2. The country buys it from China 
  3. The country buys it from a Wassenaar country with a different and looser implementation of the regulation. (Unlike Ethereum, every WA implementation is different, which is super fun. For example, the US has this neat concept called "Deemed export" which means you need a license if you give the H1B employee next to you something that is controlled.)
  4. The country buys it from a reseller in a country with less baggage using a cover company and then emails it to themselves using the very complicated export control avoidance tool "Outlook Express".

But for FOUR LICENSES seriously who cares? This whole thing is like having a BBQ on the side of the space shuttle. With enough expended energy you can sure toast a few marshmallows, but it's not going to be the valuable memory building Boy Scout experience for your kids that maybe you were hoping for.

And I'll tell you why I personally care and it's because all the people who should be working on policies that "make sure we don't lose an AI war to China" are instead sitting in Commerce Dept rooms defending their companies from the deadly serious rear naked choke that is Wassenaar! And it's not just cyber, it's everything.

If you want to make a number for your controlled Frommy Widget in the WA go from 4Mhz to 6Mhz then it's a simple three year process of arguing about it with various agencies and then it goes through the  system and by the time the language has changed it's already out of date, much like every valuation of your BitCoin you've ever gotten. So now you're spending your precious cycles arguing for a change from 6Mhz to 8Mhz in the very definition of a Sisyphean process.

The end result is that instead of exporting hardware around the world, we export jobs as companies set up overseas in the VERY INDUSTRIES WE CONSIDER MOST SENSITIVE AND IMPORTANT. This is a hugely real issue that should be part of the ROI discussion around any of these regulations but never is for some reason.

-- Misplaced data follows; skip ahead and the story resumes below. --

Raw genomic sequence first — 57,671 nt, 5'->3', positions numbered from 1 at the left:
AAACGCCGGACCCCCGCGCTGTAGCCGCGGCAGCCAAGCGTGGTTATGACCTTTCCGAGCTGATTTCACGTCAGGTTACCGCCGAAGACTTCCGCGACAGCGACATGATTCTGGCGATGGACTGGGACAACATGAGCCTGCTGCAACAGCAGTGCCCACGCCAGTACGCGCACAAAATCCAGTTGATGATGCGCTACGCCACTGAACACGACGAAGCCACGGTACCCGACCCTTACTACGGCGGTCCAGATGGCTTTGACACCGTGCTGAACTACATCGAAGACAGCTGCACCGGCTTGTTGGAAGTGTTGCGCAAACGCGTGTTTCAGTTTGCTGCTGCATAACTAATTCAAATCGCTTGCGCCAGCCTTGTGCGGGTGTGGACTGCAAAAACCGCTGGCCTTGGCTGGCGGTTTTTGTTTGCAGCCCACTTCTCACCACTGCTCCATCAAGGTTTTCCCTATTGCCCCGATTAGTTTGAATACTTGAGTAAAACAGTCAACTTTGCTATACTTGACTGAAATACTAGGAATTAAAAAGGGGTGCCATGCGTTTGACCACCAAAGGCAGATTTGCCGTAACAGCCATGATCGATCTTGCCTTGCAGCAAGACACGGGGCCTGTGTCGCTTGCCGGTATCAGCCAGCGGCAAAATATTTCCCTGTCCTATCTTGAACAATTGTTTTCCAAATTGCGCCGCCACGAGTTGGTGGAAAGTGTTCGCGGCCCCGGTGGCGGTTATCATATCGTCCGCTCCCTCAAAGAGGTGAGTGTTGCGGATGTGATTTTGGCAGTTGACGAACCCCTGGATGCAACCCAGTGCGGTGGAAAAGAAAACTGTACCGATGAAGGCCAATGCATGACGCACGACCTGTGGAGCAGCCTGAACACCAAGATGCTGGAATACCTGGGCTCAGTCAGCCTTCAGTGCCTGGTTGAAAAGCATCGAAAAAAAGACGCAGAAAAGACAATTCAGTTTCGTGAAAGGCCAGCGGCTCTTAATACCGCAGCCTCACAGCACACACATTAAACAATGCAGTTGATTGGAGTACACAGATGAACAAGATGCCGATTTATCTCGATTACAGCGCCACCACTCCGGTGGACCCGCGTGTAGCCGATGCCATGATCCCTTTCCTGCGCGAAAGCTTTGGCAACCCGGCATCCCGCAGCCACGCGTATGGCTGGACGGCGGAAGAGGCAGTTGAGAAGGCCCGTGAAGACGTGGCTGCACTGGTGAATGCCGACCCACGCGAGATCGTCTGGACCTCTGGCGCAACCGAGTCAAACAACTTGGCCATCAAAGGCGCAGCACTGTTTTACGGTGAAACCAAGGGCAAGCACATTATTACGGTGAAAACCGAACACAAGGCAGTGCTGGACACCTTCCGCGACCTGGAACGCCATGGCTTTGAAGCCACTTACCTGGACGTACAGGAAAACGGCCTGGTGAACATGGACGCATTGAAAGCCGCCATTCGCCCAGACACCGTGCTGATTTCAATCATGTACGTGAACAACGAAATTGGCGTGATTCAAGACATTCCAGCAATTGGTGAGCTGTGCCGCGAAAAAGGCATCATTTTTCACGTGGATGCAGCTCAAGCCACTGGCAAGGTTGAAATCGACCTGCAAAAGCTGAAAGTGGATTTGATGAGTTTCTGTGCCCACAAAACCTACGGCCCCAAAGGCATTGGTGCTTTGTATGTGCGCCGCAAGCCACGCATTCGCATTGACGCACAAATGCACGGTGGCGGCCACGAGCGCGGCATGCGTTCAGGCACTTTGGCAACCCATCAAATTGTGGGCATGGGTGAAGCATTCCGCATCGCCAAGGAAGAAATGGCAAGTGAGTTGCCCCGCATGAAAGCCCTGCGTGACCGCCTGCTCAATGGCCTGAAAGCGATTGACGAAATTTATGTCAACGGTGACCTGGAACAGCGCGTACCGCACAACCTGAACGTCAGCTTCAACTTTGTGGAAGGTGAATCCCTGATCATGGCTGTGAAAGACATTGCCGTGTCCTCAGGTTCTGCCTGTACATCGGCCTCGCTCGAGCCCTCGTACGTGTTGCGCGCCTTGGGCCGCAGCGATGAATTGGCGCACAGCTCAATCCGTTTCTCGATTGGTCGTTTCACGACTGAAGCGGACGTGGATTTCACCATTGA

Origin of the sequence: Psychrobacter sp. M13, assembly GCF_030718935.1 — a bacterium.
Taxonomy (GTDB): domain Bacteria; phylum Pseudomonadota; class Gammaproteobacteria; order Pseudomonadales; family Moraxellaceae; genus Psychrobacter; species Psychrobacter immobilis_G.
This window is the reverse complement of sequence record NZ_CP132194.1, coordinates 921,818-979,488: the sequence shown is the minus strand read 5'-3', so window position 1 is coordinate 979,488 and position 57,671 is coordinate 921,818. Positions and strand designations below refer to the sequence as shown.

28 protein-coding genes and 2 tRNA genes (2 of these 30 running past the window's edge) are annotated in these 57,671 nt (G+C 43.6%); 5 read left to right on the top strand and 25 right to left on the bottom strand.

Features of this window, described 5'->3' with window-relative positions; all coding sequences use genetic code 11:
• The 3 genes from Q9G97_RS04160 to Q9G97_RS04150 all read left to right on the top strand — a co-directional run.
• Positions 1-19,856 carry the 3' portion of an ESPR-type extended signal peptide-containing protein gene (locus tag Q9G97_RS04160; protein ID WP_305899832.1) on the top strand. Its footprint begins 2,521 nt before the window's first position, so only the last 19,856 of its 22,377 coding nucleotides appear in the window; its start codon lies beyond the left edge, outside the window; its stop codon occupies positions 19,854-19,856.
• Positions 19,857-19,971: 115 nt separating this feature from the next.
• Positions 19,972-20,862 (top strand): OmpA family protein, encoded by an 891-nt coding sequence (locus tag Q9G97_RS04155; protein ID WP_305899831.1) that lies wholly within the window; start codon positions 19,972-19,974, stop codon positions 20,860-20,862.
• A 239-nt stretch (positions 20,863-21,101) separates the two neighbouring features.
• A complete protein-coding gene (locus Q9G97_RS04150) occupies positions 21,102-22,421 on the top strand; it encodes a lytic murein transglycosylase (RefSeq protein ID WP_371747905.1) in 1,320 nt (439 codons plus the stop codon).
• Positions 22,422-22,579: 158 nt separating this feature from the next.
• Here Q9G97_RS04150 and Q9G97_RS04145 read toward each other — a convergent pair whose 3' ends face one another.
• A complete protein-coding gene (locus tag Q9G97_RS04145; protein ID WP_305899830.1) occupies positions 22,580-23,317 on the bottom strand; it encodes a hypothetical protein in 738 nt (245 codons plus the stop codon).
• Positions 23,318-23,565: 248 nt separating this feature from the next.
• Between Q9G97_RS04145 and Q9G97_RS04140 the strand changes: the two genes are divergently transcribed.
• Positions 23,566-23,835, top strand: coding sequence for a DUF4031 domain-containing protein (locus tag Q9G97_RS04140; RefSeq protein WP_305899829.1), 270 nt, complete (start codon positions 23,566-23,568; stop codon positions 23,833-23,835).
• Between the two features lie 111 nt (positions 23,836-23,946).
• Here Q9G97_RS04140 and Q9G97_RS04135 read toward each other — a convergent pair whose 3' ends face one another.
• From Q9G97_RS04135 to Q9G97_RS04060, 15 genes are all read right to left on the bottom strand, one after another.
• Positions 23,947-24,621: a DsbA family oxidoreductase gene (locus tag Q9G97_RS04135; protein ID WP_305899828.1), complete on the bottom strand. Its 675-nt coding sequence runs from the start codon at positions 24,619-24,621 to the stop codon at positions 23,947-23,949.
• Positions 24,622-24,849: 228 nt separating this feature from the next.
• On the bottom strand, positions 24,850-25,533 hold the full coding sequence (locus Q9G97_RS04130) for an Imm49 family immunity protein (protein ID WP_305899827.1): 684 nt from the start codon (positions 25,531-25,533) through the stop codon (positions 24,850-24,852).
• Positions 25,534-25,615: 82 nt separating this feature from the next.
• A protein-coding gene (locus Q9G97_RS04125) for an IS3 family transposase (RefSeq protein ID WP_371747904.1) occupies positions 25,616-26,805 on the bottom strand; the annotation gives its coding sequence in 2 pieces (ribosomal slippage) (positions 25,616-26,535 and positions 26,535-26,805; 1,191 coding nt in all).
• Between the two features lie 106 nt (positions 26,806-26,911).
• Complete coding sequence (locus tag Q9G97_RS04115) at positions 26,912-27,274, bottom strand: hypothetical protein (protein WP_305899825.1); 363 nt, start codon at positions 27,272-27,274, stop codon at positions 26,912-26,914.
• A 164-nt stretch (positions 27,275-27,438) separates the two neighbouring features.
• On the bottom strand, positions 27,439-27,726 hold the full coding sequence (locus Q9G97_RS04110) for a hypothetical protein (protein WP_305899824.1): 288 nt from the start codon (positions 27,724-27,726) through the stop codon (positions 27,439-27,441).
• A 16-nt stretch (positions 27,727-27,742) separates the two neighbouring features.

This could be maybe fixable by implementing a mandatory nonrenewable 5 year sunset to all Wassenaar regulations. But to do this, the US (and the international community) basically needs to hard-fork the whole idea of technological export control, which is something we should do for many reasons. A more realistic option may be to pull completely out of WA and re-implement the parts that make sense with bilateral agreements.

Another issue is that the actual technical understanding cycles spent on implementing new regulations are lower than they should be, for a process that is only a one-way diode. I.E. you need people full time on every one of the new and old issues but by definition the technical experts on these issues work on them part time. Basically you want people doing a TDY looking at all the regulations from a technical perspective, and we don't have that as a community. We could solve that by giving grants to various companies to fund it, or by hiring it within the Commerce department (and various related international equivalents). Think the DARPA PM program, but for export control experts.

But that's hugely expensive, and as pointed out, it's questionable if any of this makes any more sense to invest in than a virtual blockchain cat!




Thursday, February 22, 2018

Spookware

Today I'm listening to Brandon Valeriano, Donald Bren Chair of Armed Politics, Marine Corps University. You can do that yourself here: